Just like a brown-haired person would not select a shampoo formulated for a blonde, your dog also has specific skin and coat needs. Dog shampoo formulations take into consideration everything from sensitive skin allergies, to flea protection so it is important to know and understand what you are looking for in order to narrow it down to the right dog shampoo for your furry friend.
You can’t just use your own salon-quality product on Fido, here’s why – Dog shampoos have a lower pH level more appropriate for canines. In most cases, the dog shampoos are also non-tearing in case you get some in your dog’s eyes. It may seem like a cheap and easy alternative to just grab your own bottle and share it with your dog, but a bottle of dog shampoo will likely last you months so spend the extra time (and if necessary money) to select a formulation that suits your dog’s needs.
Step #1: Determine your dog’s skin/ coat type and any specialty needs
Oily/ dry or normal – If you notice flakes then you should suspect dry skin. For a dog with oily hair, you can typically feel this oily residue when you run your fingers through your dog’s fur, or see it when you part his hair. If you can rule out these two, then your dog probably has normal skin.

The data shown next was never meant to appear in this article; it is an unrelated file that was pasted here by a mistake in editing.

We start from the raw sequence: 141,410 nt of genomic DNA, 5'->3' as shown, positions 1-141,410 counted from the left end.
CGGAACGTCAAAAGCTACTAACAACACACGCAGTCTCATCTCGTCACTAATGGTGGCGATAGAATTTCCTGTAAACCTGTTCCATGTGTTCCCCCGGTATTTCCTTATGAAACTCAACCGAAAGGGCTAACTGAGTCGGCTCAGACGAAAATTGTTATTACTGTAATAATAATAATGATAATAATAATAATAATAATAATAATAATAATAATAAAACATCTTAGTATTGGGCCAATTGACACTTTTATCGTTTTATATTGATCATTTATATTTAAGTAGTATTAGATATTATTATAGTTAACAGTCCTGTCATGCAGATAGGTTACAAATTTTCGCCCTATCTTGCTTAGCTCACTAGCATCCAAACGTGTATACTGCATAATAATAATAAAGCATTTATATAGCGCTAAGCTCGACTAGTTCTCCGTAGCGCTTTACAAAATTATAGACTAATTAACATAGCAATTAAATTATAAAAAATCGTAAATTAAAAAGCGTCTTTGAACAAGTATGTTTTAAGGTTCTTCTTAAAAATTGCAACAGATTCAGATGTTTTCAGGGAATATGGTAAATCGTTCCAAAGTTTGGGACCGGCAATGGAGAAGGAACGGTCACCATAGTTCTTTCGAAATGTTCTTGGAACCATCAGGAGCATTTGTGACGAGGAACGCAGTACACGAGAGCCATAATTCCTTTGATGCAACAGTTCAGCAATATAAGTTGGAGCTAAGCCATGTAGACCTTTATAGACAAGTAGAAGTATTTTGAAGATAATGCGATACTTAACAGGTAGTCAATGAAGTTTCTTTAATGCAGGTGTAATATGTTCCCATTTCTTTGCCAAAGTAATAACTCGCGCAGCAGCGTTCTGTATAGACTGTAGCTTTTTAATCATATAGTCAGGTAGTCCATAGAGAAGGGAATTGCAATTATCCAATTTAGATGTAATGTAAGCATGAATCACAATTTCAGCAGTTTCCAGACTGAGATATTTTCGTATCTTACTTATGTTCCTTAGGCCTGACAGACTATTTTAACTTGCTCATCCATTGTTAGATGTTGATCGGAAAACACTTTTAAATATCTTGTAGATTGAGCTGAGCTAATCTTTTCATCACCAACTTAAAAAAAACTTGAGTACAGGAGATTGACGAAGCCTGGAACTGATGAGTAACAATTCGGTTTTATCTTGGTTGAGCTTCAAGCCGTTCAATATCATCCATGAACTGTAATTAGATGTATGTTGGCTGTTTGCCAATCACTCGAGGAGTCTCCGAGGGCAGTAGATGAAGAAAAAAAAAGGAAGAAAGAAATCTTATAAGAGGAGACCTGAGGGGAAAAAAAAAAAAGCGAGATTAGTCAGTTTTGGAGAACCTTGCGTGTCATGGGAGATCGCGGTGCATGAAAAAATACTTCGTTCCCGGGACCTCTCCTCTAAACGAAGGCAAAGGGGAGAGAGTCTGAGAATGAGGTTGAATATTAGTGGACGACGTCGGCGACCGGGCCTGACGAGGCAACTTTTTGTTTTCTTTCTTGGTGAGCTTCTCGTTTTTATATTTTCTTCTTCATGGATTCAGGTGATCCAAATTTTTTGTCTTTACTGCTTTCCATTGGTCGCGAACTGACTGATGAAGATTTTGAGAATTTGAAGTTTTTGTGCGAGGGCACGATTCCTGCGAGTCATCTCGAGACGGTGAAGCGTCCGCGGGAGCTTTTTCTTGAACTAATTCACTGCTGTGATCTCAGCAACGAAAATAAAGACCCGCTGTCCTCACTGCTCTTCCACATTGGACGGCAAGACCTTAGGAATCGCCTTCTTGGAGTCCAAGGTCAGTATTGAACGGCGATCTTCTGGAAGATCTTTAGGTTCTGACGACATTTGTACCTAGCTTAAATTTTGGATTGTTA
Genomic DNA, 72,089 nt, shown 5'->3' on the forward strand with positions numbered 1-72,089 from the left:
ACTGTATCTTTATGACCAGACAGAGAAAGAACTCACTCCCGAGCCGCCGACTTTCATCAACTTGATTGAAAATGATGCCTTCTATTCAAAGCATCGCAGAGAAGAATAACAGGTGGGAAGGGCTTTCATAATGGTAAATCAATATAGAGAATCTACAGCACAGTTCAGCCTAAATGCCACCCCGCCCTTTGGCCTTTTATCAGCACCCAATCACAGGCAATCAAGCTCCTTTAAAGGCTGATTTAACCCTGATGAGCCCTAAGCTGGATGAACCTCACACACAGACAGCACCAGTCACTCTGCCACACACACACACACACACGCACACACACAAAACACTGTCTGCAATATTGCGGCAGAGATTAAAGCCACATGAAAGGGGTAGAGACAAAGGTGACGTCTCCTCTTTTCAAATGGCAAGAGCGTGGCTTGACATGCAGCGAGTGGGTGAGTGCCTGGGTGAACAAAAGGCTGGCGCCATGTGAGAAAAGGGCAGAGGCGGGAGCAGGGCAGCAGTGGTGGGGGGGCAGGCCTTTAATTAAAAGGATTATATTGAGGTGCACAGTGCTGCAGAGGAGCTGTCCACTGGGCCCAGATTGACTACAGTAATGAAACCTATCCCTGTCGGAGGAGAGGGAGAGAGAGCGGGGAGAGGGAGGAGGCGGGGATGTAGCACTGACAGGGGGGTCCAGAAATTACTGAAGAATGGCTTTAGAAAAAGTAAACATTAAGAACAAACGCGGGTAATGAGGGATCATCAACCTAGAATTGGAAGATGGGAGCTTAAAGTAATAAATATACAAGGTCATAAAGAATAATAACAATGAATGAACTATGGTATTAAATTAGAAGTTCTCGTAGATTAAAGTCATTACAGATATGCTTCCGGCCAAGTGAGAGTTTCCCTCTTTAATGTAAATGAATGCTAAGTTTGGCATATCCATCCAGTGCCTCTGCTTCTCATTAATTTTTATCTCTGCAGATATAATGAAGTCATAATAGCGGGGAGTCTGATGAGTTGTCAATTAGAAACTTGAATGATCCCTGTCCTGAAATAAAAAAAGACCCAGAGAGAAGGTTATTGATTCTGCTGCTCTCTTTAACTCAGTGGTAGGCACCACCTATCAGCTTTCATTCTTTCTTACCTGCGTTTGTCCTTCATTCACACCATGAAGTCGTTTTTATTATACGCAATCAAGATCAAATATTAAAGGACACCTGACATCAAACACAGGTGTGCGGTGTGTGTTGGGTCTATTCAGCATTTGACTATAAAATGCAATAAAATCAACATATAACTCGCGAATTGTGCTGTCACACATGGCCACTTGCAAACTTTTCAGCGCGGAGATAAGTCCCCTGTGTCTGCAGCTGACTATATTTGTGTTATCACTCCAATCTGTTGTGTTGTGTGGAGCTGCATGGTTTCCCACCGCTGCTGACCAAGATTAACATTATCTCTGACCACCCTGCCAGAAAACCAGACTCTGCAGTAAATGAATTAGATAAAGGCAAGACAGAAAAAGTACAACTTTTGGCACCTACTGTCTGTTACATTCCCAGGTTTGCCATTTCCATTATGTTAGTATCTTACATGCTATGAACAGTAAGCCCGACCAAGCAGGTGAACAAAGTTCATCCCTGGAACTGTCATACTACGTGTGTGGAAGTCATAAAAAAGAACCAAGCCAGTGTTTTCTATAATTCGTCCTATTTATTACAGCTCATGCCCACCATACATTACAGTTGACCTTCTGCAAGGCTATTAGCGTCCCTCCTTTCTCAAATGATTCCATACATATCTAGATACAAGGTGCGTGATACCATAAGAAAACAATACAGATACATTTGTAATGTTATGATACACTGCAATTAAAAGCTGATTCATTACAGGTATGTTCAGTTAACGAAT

Long/ short – This is easy enough to spot. Some shampoo is formulated to suit a specific breed or hair length.
Problem zones – This includes situations like flea/ tick dips, shampoos formulated to help with excessive shedding, or sensitive skin formulations for dogs with allergies or other skin conditions. While an Aloe Vera shampoo may help a dog prone to scratching, if the condition is more serious, a medicated shampoo is something you can discuss with your veterinarian.
When in doubt about your canine’s needs, talk to a groomer and veterinarian. Your vet can rule out more serious skin conditions, and chances are good that a groomer has tested and tried many of the dog shampoos and conditioners on the market.
Step #2: Look closer at the ingredients
You’ve eyed the claims on the front of that bottle and now it is time to take a deeper inspection of the ingredients. Once you’ve selected a shampoo label that looks like it fits your dog’s needs, turn that bottle around. If you have a hard time pronouncing and recognizing the majority of the ingredient names then it is likely mostly synthetic. The ‘all natural’ dog shampoos are increasingly popular over the synthetic versions especially for dogs with sensitive skin.
Step #3: Take a moment to sniff through the scent selections
Finally, before you purchase that shampoo you want to make sure the scent is something you can live with. If possible, let Fido take a sniff too to see his reaction. Remember that heavily scented shampoos run a greater risk of irritating a dog’s skin and coat since it can contain extra fragrances and dyes. However, if the lightly scented or unscented versions just leave you smelling ‘dog’ that may not be appealing either. After all, your hound should get out of his bath looking and smelling better than when he entered it.
Susan Wright is a practicing veterinarian, dog owner, author, great neighbor, and a dog product expert with dog training collars.